Golden Horde

The Golden Horde, based primarily in Russia, but additionally encompassed the lands of Ukraine and Eastern Europe. The territories that comprised the Golden Horde were originally conquered and then loosely organized by Chinggis Khan. After Chinggis Khan’s death in c. 1227, the territories that would make up the Golden Horde were supposed to be inherited by Jochi, who was Chinggis Khan’s eldest son. However, Jochi died around the same time as his father. The territory was then inherited by Jochi’s son Batu. Batu then, through numerous military campaigns, expanded his inheritance, which ultimately created the epoch of the Golden Horde.

Inheritance for the Mongols, unlike in other cultures, was flexible. The father’s ordu, or campincluding his possessions, not excluding his father’s wives and slaves, were inherited by the youngest son of the chief wife. The inheritance of the camp and possessions effectively included the family’s homelands and/or the homestead. In some cases, the chief wife was not always the youngest son’s biological mother. The oldest son, in this instance Jochi, inherited the ulus, or subject people; lands, farthest from the family’s homelands. However, due to Jochi’s unanticipated death, his youngest son Batu inherited his father’s lands and position. Historian George Lane remarked, “Traditions did exist, but flexibility and adaptability ruled.”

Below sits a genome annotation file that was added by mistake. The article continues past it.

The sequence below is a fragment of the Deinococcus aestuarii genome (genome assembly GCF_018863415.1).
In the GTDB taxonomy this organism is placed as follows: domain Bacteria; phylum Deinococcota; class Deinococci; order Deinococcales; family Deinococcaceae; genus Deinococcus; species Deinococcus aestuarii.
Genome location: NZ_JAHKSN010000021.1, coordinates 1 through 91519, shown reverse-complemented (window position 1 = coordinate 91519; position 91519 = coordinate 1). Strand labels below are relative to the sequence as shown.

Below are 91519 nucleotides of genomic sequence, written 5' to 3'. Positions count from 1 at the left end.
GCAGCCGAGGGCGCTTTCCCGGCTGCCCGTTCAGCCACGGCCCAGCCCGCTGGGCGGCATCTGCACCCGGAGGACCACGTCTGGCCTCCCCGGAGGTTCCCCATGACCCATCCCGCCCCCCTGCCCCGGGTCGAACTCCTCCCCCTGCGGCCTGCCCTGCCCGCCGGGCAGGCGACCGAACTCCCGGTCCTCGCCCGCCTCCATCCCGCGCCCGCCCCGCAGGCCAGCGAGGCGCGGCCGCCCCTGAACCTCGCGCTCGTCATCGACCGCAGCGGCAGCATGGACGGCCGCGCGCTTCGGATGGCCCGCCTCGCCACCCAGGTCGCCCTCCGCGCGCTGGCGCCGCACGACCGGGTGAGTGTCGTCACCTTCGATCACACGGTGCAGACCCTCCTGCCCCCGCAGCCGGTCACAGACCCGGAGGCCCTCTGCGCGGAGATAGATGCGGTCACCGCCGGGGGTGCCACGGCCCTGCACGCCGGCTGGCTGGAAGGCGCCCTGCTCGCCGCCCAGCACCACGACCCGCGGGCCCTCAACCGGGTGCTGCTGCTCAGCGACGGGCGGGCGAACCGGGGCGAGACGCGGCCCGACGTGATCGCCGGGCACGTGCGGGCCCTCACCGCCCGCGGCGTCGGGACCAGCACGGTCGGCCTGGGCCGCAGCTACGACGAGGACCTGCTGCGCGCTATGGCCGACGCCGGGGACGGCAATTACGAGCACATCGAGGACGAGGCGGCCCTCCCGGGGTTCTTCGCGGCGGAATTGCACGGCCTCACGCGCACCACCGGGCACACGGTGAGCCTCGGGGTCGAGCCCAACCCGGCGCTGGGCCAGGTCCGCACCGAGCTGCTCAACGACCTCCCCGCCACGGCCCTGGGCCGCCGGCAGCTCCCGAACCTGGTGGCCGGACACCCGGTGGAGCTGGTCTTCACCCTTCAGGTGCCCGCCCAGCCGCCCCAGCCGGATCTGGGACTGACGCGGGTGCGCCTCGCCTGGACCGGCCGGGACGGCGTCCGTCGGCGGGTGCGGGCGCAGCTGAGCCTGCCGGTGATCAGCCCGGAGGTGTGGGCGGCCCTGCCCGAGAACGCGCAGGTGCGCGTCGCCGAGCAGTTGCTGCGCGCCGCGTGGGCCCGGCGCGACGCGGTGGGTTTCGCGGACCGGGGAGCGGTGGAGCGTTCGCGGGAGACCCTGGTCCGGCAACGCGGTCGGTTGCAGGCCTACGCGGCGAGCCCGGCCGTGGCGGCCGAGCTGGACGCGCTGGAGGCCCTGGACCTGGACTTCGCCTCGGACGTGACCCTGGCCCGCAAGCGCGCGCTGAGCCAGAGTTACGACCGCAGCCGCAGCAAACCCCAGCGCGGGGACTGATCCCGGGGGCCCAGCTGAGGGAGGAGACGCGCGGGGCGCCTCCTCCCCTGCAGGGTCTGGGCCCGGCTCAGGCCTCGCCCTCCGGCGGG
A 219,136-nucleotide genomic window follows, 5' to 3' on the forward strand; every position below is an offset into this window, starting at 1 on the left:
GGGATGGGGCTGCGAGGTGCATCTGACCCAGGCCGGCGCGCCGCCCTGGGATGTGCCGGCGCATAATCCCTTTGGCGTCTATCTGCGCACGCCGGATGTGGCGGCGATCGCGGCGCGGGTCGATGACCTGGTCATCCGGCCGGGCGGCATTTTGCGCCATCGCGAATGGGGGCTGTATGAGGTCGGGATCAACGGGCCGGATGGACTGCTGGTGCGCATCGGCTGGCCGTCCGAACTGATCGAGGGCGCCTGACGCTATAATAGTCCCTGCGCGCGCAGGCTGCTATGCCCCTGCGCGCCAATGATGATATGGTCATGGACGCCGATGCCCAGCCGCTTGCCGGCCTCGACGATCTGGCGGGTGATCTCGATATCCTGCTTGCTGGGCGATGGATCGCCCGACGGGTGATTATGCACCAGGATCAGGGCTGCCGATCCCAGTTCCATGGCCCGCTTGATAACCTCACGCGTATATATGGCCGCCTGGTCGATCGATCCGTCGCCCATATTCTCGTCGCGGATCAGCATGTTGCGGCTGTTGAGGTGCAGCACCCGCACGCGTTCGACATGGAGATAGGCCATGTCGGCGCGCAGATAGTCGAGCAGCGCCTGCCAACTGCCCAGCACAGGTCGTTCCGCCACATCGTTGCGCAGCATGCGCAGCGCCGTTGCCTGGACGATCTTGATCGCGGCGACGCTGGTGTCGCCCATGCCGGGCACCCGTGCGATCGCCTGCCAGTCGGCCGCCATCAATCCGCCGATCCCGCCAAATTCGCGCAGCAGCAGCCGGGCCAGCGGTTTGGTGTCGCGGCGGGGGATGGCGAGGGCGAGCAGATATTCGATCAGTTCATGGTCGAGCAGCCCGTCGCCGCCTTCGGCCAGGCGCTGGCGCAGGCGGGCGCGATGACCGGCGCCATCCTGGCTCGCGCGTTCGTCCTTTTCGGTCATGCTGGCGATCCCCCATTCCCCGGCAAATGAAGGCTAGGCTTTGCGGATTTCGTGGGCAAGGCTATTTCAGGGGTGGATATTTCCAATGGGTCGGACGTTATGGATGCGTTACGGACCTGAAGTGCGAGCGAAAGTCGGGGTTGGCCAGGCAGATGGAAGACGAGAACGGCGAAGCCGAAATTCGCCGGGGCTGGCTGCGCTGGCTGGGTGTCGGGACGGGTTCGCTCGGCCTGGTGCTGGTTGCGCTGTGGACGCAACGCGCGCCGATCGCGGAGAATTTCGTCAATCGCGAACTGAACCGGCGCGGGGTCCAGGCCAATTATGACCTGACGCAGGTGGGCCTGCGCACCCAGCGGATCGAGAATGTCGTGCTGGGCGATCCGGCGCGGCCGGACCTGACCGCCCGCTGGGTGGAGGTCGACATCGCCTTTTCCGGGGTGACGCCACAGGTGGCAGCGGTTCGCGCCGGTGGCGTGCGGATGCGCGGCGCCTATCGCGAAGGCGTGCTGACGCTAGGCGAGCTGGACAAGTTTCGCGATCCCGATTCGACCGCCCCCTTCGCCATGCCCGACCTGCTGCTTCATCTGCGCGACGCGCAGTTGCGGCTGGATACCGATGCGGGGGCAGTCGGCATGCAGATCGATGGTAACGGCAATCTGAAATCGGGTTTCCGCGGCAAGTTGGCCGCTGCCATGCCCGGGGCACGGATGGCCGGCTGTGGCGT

After Batu’s numerous and successful military campaigns the Golden Horde stretched from the Carpathian Mountains in Eastern Europe to Siberia. Batu designated Sarai on the River Volga as the ” capital of the Golden Horde. The territories that Batu ruled were labeled as the “Golden Horde” by the Russians. The Russians were mostly allowed to govern themselves, except for the people were kept under supervision by the Mongols. The Mongols at first also supervised tax collecting however, the job of tax collecting was eventually handed over to the prince of Moscow. The Mongols named the prince of Moscow, the Grand Prince of Russia.

The Golden Horde was the last Khanate to remain in power and was finally defeated in the 14th century. In c. 1438 the Golden Horde was divided into Khanates of Kazan. Following in 1441 the Golden Horde was further divided into Khanates of Astrakhan and Crimea. Between 1552 and 1554 Ivan the Terrible defeated Kazan and Astrakhan. Crimea lasted until 1783 when it was then annexed by Catherine the Great.